The Supreme Court interpreted ‘informational privacy’ as a fundamental right derived from Articles 14, 19 and 21 of the Constitution of India, in Puttaswamy vs Union of India in August 2017. Hence, personal data protection is now guaranteed by the Constitution, not the central government.
Protection from whom?
Basically, personal data is collected and processed by (i) state actors, ie central and state governments and their instrumentalities; (ii) non-state actors, ie private organisations providing services, social media intermediaries, e-commerce entities, big tech companies and employers; and (iii) other citizens.
The central and state governments are one of the largest data fiduciaries (who collect, hold and process data) in a wide array of state activities such as national security, welfare administration, subsidies, provision of municipal services and employment benefits etc. Similarly, in the age of big data, non-state data fiduciaries such as social media intermediaries like Facebook, Twitter, YouTube and giant e-commerce platforms also collect large amounts of personal data on a day-to-day basis. Citizens have also greater access to personal data of fellow citizens through the internet.
It’s well-known that the maximum number of cases filed in the SC or high courts for infringement of citizens’ fundamental rights is against the state. It’s only recently that citizens have run to courts to enforce their privacy rights against big tech companies, e-commerce platforms and retail marketing corporations. Hence, it’s quite likely that even in case of the proposed new data law, it’s the state against which citizens would approach the courts for enforcement of his/ her fundamental right of informational privacy.
Traditionally, fundamental rights adjudication has been the domain of constitutional courts. Now, with the proposed bill, a significant part of this judicial function, ie regulation of informational privacy of citizens, is proposed to be transferred to a Data Protection Authority (DPA). In the Puttaswamy case, the SC instructed the government to pass a law which would regulate informational privacy not only from non-state actors but also from the state parties and other individuals.
Maintaining a balance between informational privacy and the development of a strong digital economy is a truly challenging task, requiring a qualified and neutral body at the helm. A core judicial task with the DPA would be to penalise governments and even suspend their operations when they fail to protect an individual’s personal data.
In light of the critical adjudicatory role of the DPA to regulate not only private parties but also the central government itself, there’s a necessity to set up a DPA independent of the central government which can implement the Personal Data Protection Bill in an unbiased manner. It cannot appear to be under the direct command and control of the central government.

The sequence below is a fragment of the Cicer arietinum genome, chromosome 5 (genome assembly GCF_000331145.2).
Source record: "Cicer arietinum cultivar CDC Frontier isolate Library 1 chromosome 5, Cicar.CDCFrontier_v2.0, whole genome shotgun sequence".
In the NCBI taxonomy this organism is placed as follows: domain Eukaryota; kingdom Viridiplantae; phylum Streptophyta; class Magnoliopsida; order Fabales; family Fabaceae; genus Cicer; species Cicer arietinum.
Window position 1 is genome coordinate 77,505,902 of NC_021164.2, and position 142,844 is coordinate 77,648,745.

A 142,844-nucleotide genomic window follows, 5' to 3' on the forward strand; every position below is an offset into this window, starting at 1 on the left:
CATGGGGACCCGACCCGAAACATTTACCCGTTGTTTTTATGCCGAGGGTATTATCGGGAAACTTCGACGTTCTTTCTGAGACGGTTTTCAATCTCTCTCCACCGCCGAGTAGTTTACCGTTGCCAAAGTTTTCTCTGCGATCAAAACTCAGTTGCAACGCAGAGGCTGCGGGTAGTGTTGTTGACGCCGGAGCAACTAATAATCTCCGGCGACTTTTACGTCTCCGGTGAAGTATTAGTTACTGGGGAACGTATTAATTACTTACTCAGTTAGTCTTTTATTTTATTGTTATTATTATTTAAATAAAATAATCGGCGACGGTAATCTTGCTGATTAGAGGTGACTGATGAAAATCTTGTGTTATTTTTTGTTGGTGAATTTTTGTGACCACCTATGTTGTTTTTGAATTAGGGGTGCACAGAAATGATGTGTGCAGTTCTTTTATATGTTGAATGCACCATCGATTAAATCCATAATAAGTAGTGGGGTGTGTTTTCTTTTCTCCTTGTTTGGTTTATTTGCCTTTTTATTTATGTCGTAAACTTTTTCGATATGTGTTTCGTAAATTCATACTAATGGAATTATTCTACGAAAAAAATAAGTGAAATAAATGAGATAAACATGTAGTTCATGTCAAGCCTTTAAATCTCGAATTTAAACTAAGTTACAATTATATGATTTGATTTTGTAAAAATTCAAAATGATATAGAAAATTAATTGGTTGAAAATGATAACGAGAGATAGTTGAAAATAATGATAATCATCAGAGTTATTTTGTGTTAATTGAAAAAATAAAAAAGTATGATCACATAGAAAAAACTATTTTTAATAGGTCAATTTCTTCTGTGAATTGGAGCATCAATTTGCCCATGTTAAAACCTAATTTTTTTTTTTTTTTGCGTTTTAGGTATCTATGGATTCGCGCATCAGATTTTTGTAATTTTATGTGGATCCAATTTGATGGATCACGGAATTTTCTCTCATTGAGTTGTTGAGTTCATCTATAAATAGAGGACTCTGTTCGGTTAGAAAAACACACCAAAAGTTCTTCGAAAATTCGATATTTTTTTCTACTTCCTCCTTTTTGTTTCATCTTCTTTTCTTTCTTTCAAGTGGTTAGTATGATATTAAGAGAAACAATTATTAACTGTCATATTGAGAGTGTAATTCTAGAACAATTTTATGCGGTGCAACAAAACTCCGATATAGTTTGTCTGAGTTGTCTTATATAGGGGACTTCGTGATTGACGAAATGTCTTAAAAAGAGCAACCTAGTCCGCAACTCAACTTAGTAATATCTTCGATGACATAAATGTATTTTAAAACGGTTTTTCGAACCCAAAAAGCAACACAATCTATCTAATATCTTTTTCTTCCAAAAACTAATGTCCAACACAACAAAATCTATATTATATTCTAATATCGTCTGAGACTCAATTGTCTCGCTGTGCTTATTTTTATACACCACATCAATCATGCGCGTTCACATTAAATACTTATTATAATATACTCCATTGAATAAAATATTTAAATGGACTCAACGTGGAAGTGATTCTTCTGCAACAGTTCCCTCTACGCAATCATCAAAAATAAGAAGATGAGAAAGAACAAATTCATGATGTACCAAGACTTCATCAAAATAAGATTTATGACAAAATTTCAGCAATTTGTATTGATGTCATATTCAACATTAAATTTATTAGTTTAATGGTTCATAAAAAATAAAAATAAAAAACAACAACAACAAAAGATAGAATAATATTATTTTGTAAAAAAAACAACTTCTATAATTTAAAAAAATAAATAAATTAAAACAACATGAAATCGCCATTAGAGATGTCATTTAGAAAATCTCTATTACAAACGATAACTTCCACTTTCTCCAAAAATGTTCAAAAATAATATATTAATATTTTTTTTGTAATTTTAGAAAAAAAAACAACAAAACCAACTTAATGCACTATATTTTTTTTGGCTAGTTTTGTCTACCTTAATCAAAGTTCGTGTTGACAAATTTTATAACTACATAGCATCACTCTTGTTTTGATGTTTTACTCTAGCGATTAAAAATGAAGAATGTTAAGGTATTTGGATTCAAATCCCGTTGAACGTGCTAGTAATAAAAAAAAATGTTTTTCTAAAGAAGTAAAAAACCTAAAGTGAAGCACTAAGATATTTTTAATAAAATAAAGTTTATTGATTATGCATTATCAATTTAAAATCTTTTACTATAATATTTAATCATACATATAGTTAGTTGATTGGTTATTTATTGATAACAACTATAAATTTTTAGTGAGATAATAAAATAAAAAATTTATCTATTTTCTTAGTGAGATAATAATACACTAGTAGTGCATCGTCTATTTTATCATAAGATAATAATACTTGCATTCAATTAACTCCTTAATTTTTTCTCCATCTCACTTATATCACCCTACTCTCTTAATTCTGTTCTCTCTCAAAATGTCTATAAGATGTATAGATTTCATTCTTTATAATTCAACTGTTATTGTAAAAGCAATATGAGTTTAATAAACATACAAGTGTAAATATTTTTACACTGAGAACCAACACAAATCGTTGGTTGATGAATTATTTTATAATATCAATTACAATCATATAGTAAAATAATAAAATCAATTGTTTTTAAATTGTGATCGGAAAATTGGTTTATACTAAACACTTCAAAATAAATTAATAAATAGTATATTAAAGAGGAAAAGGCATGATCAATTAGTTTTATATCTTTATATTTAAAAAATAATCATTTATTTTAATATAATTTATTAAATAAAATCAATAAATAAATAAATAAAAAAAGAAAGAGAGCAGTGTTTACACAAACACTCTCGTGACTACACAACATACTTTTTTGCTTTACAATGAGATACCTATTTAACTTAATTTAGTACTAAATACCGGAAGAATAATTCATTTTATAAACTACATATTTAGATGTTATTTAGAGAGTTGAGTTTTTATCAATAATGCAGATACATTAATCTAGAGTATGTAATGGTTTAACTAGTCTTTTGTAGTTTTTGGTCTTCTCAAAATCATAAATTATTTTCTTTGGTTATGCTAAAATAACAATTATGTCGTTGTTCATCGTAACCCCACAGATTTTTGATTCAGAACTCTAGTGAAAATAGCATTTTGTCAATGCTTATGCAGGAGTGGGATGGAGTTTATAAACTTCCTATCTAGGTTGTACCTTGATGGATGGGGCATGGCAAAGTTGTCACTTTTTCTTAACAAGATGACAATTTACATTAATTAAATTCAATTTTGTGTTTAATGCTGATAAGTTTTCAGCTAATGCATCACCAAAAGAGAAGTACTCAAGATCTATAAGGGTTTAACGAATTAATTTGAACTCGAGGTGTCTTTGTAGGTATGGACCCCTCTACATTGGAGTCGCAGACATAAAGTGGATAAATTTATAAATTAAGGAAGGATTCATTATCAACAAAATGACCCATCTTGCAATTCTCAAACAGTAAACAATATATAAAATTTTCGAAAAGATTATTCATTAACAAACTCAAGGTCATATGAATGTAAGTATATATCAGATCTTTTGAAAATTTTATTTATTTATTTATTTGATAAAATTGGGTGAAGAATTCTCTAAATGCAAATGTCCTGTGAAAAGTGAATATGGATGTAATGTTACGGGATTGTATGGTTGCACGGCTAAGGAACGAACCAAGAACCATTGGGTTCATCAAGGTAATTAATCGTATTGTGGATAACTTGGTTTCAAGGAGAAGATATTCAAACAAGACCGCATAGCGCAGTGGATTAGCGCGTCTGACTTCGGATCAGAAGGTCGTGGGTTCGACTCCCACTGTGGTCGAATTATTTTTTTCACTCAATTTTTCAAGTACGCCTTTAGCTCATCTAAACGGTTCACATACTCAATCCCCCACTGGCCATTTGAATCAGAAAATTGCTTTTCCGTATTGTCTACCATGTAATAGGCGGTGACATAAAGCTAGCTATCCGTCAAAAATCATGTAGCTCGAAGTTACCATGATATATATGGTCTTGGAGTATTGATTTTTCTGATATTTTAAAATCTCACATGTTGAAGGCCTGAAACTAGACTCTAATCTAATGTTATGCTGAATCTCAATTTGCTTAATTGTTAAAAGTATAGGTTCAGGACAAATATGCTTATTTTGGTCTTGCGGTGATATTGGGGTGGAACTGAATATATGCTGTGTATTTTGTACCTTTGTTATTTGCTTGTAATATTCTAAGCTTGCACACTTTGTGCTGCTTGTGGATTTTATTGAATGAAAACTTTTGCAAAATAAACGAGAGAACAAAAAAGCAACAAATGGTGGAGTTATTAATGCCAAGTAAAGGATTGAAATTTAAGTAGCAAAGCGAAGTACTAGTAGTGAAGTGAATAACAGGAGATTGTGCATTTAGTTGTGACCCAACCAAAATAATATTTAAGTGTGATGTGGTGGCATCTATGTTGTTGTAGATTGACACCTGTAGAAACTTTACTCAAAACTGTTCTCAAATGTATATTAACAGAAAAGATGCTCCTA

The current design of the Bill gives a wide range of powers to the central government, as if it’s the central government’s responsibility alone to safeguard the informational privacy rights of citizens. For instance, the members of the DPA are appointed by a committee comprising officers of the central government instead of a judicial or bipartisan parliamentary body or panel. The design of the Bill effectively leads to central government regulating itself.
This design will also adversely affect the federal structure of the Constitution. For instance, a complaint filed against the Chief Minister’s Office for data breach will be decided by a body appointed by the central government as to whether such a breach took place or not and if held to be so, what would be the punishment or quantum of fine/ other penalty.
Similarly, the Bill empowers the central government to decide if an event or incident arising in a remote location in a state is an issue of ‘public order’ or not and therefore, requiring ‘exemptions’ from application of the various safeguard conditions. This cannot be allowed as it creates fertile grounds for data hegemony by the Centre and a massive concern for federalism.
Similar central overhang is seen in Sections 15, 33, 35, 44, 86 and 91 of the proposed Bill. Such powers should vest solely with an independent DPA which must be the primary rule making body under the Bill.
The DPA must therefore be established not as a regulatory body appointed by the central government but as a quasi-judicial independent body having judicial representation and should be subjected to only judicial oversight and monitoring and not executive supervision as envisaged in the current Bill.
Similarly, there’s an overarching need for a decentralised DPA structure with state bodies and bodies at the district level like the Consumer Protection regime and to a certain extent, the Right to Information regime. Mere copying and pasting the regime paradigms of the Competition Commission of India, or the TRAI or even the Income Tax and Central Excise or GST Appeal will not do. In fact, given the overarching and overwhelming role of the DPA as an umbrella regulator over the sectoral regulators, there is a greater need to make it not only independent and competent, but also efficient and effective.
It’s important that the government heeds to these recommendations seriously. India can unlock its true digital potential as a data market only with an independent DPA, and not by a regime that irreparably harms our constitutional values and citizens’ right to informational privacy.
Views expressed above are the author’s own.
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